But interesting question is what happens if human were to deliberately cooled the tropical surface water?
      All one have to do is mix warm ocean surface water with the cold ocean {water 1000 meter below the surface]. Doing this would be “global warming” and it results colder global surface air temperature.

      In terms just numbers, if made the average of 26 C cool to 5 C:
      40% at 26 C becomes 4 C
      60% remains at about 11 C
      660 + 160 = 820 giving an average surface ocean temperature of 8.2 C rather than 17 C
      But most significant thing is the heat engine is dead. And turned off global air circulation.
      Hadley cells stop, ie:
      ‘The Hadley cell, named after George Hadley, is a global scale tropical atmospheric circulation that features air rising near the Equator, flowing poleward at a height of 10 to 15 kilometers above the earth’s surface, descending in the subtropics, and then returning equatorward near the surface.”

      That seems like an interesting thing to model. But in terms of not modeling it. If you could immediately cool the tropical surface- say cover entire tropical ocean surface with plastic and then put a 1 meter of cold water on top of plastic {or that should be quicker mixing the water}. Then you immediately changed global average air temperature, before it, globally actually cools.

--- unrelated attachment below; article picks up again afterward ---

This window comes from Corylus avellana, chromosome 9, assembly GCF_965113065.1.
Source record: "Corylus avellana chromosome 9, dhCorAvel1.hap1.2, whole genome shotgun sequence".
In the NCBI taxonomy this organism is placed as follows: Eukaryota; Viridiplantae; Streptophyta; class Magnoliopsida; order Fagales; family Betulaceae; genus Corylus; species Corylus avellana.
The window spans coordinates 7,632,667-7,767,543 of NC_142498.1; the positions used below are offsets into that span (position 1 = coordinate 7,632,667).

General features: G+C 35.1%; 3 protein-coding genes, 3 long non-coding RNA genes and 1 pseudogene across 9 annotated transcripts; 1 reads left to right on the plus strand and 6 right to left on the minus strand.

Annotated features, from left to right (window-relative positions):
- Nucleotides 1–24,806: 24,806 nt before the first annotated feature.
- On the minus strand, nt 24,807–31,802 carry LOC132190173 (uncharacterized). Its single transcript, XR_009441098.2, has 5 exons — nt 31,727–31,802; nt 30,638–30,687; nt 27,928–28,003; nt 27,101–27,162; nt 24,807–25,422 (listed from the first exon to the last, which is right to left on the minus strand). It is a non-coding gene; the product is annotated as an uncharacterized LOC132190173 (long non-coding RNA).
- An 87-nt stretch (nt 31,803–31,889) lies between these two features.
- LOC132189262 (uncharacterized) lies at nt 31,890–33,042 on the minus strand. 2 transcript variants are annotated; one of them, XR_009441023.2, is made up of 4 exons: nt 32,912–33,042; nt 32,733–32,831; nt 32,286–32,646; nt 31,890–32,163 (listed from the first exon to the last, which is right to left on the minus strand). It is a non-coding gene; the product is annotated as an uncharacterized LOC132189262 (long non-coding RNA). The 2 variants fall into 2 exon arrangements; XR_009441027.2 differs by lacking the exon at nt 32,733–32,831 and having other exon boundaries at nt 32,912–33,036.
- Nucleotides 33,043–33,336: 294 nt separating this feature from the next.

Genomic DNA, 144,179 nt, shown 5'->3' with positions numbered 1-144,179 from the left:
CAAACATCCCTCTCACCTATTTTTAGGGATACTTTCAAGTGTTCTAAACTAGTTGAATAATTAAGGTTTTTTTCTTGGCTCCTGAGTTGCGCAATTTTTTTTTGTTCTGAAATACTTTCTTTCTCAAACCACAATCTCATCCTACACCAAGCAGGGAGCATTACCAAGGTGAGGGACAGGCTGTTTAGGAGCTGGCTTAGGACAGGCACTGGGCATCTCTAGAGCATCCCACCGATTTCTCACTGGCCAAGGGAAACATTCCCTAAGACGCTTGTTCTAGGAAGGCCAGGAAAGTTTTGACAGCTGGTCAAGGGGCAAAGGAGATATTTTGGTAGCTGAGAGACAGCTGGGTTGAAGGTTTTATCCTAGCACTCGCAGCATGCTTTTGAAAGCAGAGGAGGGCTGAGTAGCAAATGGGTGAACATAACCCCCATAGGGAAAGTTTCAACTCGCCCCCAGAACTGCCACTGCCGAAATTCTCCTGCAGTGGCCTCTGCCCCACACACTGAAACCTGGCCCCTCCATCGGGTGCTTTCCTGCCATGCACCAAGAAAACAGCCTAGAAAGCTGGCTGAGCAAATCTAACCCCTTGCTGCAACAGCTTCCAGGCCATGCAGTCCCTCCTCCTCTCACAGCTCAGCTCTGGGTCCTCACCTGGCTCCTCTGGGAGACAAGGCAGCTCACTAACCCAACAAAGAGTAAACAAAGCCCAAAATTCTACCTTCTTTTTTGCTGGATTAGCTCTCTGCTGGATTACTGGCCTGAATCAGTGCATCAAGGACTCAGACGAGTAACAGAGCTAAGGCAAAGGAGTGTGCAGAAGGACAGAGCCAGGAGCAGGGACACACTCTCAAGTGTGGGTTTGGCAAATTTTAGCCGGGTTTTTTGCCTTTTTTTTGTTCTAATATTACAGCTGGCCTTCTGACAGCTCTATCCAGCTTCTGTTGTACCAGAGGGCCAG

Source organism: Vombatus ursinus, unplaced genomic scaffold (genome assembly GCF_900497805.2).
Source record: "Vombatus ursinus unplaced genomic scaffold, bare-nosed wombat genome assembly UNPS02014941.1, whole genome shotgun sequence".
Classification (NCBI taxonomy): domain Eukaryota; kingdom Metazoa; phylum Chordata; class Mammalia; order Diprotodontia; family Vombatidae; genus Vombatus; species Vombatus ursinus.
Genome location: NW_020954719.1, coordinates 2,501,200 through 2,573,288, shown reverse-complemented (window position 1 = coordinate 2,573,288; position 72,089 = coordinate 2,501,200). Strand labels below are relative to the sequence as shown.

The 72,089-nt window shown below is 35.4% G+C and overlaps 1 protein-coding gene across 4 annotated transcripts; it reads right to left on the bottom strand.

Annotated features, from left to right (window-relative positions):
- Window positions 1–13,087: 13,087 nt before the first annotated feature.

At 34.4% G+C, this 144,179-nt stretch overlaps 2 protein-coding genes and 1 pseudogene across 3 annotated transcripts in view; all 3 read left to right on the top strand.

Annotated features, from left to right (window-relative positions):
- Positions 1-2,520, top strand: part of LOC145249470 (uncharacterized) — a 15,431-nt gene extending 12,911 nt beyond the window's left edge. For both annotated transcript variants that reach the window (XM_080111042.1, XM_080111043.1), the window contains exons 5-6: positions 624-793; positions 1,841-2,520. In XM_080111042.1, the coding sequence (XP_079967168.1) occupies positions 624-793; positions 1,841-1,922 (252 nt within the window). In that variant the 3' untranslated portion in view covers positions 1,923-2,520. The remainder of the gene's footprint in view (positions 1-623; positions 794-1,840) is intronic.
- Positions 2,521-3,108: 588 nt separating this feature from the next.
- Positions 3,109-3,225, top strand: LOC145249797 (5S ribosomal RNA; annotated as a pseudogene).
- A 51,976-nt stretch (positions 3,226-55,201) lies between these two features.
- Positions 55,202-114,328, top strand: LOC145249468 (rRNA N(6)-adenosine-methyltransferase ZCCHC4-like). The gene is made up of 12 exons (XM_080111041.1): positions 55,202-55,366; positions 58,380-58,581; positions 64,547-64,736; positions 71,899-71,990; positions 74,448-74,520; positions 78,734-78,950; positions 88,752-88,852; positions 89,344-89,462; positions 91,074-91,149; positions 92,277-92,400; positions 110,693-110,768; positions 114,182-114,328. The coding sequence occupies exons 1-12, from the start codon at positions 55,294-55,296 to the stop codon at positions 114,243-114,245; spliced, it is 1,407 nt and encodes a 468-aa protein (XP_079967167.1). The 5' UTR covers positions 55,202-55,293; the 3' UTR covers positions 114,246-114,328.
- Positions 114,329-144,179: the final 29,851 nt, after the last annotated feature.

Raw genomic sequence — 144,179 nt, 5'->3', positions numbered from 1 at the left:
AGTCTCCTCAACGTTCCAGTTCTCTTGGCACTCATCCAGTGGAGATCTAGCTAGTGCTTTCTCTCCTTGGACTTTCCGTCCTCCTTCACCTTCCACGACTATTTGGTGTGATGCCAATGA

Though one can imagine natural processes which could do something like this, say, 1 km diameter space rock impacting in the tropical ocean. Human could also detonate underwater nuclear bombs- but 1 km diameter space rock dwarfs the power [100,000 Megatons of TNT] of all existing nuclear weapons. And other natural events {volcanic} which exceed explosive power of 100,000 Megatons of TNT.

      • Thank you for your comment. Can I be a nuisance and ask that you share your source for the volcanic events, also whether it must be a single event or cumulative, and if cumulative, over what time period? I have noticed a marked increase in volcanic events being reported, inclusive of concerns over the Yellowstone super volcano…

  32. I trust my weather rock. It may not predict the weather but it is 100% accurate.

  33. The problem is climate scientists can’t distinguish between climate and weather. The first is a supposedly constant or a long-term or man-made trend. The latter is random – but over what timescale or distance?

    The assumption is that the weather will average out over time and space, so if you average a single station record over a long enough time period, or average enough different station records over the same time, the random fluctuations should cancel. The problem is this does not happen as fast as climate scientists think. They do not appreciate that the fluctuations are chaotic, the temperature is a fractal and its dimension is less than 0.25. This means it averages to zero very slowly.

    The result is that random fluctuations in mean temperatures per century are six times larger than most climate scientists would predict. Natural fluctuations in mean decadal temperatures are 3.5 times greater than they expect. So what they think is a warming trend is just long-term noise. See here: